> type are won only by showing statistically that, let's say, a much smaller
> percentage of women are hired for a given job class than would be expected.
> This means that only large employers (such as McDonald's), for which such
> statistics can be gathered, are likely to suffer any liability. For a small
> startup, hiring a few people here and there, they can always defend
> themselves by pointing to the individual differences between candidates
> other than the protected class difference (e.g., "we don't mind hiring older
> people, or women, or blacks, we just haven't seen any good ones").
> As far as "rockstars" are concerned, I might make the following
> associations with them:
> 1. They use drugs extensively.
> 2. They have enormous egos, and think they know how to run the entire
> planet because they play guitar.
> 3. They drive cars way too fast, they're "aggressive"
> 4. They die young.
> 5. They have sex with anything that moves, and then move on.
> 6. They may make beautiful music, but totally lack any people skills... and
> they may even be proud of that.
> Sound familiar? Is this a desireable employee profile?
> More seriously, I think sometimes this connects to the above conversation
> about discrimination. Often companies know not to do what Mr. Bott did and
> directly state that they intend to discriminate. Instead they have more
> subtle messages, such as the following things I've seen in employment
> postings:
> 1. You must have a fast trigger finger in Half-Life.
> 2. We play loud alternative rock music all the time.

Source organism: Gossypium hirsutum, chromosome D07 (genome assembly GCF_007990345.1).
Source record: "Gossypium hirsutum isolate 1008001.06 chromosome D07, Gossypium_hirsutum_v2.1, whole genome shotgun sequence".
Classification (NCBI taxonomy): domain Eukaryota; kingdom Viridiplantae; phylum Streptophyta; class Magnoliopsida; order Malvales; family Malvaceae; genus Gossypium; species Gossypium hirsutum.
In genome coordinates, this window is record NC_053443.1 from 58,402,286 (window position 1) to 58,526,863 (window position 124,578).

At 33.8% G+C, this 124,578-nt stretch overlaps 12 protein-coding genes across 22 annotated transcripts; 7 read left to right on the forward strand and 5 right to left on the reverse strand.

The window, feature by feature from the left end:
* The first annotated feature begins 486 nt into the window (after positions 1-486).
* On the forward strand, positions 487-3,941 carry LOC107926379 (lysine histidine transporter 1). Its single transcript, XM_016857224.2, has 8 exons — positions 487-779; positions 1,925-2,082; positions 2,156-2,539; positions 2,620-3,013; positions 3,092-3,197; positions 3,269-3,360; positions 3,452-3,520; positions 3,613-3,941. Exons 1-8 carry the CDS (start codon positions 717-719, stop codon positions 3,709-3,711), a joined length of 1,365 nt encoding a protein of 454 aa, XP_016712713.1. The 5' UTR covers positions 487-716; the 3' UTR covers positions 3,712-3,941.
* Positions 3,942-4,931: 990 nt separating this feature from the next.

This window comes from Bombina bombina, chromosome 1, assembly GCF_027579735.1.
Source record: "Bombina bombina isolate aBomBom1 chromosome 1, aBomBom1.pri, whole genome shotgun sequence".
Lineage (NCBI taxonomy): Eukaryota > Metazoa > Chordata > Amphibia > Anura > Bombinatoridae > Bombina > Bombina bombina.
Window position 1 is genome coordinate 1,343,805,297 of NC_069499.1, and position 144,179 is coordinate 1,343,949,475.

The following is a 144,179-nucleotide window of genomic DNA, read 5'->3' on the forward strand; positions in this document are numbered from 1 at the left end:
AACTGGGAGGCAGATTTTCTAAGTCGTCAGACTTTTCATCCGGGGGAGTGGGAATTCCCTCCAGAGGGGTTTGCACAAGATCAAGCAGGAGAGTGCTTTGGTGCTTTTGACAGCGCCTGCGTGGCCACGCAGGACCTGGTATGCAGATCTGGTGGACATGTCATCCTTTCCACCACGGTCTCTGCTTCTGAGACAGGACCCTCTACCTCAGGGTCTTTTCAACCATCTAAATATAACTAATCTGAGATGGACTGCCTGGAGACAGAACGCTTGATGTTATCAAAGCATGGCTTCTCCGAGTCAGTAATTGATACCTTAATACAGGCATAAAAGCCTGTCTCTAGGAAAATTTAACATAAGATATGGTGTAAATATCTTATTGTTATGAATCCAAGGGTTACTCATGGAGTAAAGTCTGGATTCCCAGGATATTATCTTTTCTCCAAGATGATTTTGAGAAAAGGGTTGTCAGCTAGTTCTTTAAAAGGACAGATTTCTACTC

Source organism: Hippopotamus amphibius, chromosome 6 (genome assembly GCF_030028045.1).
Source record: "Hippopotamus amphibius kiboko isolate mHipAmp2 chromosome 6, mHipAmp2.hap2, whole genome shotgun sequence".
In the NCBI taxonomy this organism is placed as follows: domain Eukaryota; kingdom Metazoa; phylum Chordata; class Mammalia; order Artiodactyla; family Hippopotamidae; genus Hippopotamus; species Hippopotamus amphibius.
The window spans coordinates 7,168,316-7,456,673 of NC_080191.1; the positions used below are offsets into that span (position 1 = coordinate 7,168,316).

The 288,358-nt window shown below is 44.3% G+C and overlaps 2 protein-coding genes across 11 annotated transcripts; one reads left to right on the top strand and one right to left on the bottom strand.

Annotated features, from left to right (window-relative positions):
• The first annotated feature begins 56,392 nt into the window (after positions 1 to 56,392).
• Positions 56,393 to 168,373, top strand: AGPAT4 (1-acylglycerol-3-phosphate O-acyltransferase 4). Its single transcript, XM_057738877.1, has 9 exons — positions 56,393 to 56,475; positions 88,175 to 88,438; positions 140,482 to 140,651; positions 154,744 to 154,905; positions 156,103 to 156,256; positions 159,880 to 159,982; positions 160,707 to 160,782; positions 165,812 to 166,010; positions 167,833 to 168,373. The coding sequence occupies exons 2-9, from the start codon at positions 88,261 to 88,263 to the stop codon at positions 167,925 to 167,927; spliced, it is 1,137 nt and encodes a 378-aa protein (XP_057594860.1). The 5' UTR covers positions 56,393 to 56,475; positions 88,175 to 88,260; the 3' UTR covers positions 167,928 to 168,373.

> 3. We really like snowboarding and encourage everybody to join in.
> 4. We are "rockstars"... (and unless we're talking Mick Jagger, they're all
> under 30 right?)
> 5. We are "young at heart" (remember that one from a month or so ago)
> These messages are designed to tell people over 40 or so that they are not
> wanted. Remember we're talking software companies here, not snowboard
> makers, who might more reasonably want only snowboarding enthusiasts. The
> messages here have nothing to do with snowboarding, guitar playing, or even
> Half-Life playing (unless it's a games company)... they have everything to
> do with age.
> I've seen other cases. Once many years ago I interviewed (with a
> headhunter) for a company that made software for police and fire
> departments. The recruiter carefully informed me that the actual cops with
> whom I would work were the ones who were pulled off the street because they
> were too violent, and were thus sentenced to desk jobs. And that these were
> the ones who hated homosexuals the most. He never told me not to apply if I
> were gay (it happens that I am)... he was telling me a little story about
> the customers. But the message was loud and clear.
> Anyway, enough ranting for now, sorry for the long post.... Anyone got a
> Python job out there for people who are not necessarily young and aggressive
> (but who are smart)?
> Thanks all of you,
> Rod Llewellyn